On September 4, the SEC’s Office of Compliance Inspections and Examinations (“OCIE”) issued a Risk Alert (the “Risk Alert”) describing the most frequent issues relating to principal trades and agency cross transactions it had identified in examinations of registered investment advisers. The Risk Alert is one of a number of risk alerts issued by OCIE in recent years, including those noted in prior AIMs. Following past OCIE risk alerts, Kirkland attorneys have noticed increased focus on the identified areas by SEC exam staff. As such, advisers, including private fund managers, should consider this guidance in light of the manager’s current practices.
Section 206(3) of the Investment Advisers Act prohibits managers1 from directly or indirectly purchasing securities from, or selling securities to, a client (e.g., a private fund) without disclosing in writing the capacity in which the manager is acting and obtaining the client’s consent before the transaction. Additionally, when a manager and certain of its personnel own more than 25% of a fund it manages (e.g., as part of a general partner and/or limited partner commitments), the manager must treat cross transactions it effects involving such fund as principal transactions.2
The Risk Alert noted failures by managers to:
- make written disclosure to clients when purchasing securities from, or selling securities to, clients for the manager’s own account;
- sufficiently disclose the potential conflicts of interest; and
- obtain consent after such disclosure, and prior to the completion of the transaction.
Additionally, the Risk Alert noted several issues specifically related to pooled investment vehicles, such as private funds, including:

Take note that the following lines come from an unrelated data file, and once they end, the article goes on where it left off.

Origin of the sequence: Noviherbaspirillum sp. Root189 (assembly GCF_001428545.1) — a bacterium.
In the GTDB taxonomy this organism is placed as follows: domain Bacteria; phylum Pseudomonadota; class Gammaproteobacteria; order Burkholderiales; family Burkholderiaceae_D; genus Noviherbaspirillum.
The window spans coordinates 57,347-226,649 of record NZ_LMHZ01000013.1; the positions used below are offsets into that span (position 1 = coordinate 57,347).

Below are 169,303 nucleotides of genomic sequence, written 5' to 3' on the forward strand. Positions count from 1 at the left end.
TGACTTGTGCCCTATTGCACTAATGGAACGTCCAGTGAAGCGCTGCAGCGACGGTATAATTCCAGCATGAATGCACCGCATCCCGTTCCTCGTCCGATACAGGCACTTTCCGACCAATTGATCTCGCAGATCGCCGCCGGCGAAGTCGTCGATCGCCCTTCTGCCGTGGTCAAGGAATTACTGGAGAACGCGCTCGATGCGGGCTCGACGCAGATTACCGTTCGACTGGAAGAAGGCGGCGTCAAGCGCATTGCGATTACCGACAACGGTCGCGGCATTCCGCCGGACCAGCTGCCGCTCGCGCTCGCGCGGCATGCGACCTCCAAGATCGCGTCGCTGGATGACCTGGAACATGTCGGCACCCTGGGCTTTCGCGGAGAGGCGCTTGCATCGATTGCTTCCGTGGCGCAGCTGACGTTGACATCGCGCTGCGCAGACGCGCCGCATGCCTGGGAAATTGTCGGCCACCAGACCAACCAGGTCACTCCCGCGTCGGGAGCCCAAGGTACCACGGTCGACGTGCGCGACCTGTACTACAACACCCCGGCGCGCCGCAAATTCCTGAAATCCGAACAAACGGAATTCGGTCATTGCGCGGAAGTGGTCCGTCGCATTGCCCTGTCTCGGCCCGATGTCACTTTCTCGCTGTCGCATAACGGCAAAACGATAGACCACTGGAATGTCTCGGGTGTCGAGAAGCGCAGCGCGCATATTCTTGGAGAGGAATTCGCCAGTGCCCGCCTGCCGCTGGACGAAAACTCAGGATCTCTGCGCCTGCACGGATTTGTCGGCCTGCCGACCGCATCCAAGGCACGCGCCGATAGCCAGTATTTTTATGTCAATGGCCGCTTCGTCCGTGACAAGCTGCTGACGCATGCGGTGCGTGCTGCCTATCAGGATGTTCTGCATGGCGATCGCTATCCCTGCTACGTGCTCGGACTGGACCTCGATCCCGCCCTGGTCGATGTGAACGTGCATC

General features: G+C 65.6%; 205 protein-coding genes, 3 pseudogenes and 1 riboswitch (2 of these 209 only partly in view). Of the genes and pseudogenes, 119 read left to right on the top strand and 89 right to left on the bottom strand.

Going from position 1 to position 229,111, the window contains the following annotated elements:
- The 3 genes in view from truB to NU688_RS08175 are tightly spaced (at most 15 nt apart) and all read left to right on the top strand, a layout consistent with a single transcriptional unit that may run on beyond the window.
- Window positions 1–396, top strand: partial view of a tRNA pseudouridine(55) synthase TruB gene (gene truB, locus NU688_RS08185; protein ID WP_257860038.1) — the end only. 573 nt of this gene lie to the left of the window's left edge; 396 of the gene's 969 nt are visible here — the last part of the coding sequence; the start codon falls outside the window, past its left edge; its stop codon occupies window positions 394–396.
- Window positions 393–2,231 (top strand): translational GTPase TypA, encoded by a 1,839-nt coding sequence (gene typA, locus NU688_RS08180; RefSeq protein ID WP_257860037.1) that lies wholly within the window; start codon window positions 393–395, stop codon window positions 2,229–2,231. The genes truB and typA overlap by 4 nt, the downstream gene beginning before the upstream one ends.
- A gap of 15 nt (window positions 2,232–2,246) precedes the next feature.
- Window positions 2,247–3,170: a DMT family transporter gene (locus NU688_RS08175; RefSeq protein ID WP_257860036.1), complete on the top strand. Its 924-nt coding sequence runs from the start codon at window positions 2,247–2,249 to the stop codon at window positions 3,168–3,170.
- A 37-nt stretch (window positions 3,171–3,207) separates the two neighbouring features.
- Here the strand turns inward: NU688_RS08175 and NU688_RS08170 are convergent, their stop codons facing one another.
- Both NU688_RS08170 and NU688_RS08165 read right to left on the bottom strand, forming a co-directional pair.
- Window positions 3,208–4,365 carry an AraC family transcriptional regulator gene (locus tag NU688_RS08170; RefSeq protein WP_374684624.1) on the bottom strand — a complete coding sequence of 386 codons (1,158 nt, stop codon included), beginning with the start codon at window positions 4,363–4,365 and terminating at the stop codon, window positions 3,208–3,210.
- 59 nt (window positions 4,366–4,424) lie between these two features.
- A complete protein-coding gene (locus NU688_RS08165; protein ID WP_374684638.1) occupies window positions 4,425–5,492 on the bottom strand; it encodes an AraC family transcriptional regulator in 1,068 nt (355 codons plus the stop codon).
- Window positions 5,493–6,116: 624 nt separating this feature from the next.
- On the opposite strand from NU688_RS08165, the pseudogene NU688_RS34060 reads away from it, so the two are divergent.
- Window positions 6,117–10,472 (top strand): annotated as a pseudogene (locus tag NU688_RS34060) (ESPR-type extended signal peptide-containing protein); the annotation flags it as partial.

- causing trades between pooled investment vehicles advised by the manager where, due to the manager’s significant ownership of the vehicle, such trades were principal transactions subject to Section 206(3); and
- effecting principal trades between the manager and its pooled investment vehicle clients, but not obtaining effective consent because the committee granting consent on behalf of the pooled investment vehicle was itself conflicted.
Agency Cross Transactions
With respect to agency cross transactions, a particular type of transaction where a manager or its affiliates acts both as an adviser to a client and also acts as a broker for another party to such transaction,3 the Risk Alert notes OCIE had observed managers who:
- disclosed to clients that they would not engage in agency cross transactions, but did so anyway in contravention of their disclosure; and
- did not sufficiently document their compliance with the Rule 206(3)-2 safe harbor4 regarding agency cross transactions.
Policies and Procedures
The Risk Alert also described certain recurring deficiencies in managers’ policies and procedures as they related to principal trades and agency cross transactions, including:
- failure to adopt policies and procedures relating Section 206(3), even though the manager engaged in principal trades and/or agency cross transactions; and
- failure to follow their established policies and procedures.
1. Section 206(3) applies to both registered and unregistered investment advisers.↩
3. Such transactions are consequently relatively uncommon among private equity, credit, real estate and other closed-ended fund managers.↩
4. In general, Rule 206(3)-2 permits an adviser to rely on a client’s prospective consent to certain agency cross transactions provided that the client receives full written disclosure of certain information with respect to such transactions prior to granting its consent; the adviser sends a written confirmation of each transaction at or before its completion; on at least an annual basis, the adviser provides disclosure regarding the number of transactions and the associated commissions; and each written disclosure provides notice that the client may revoke its prospective consent at any time.↩
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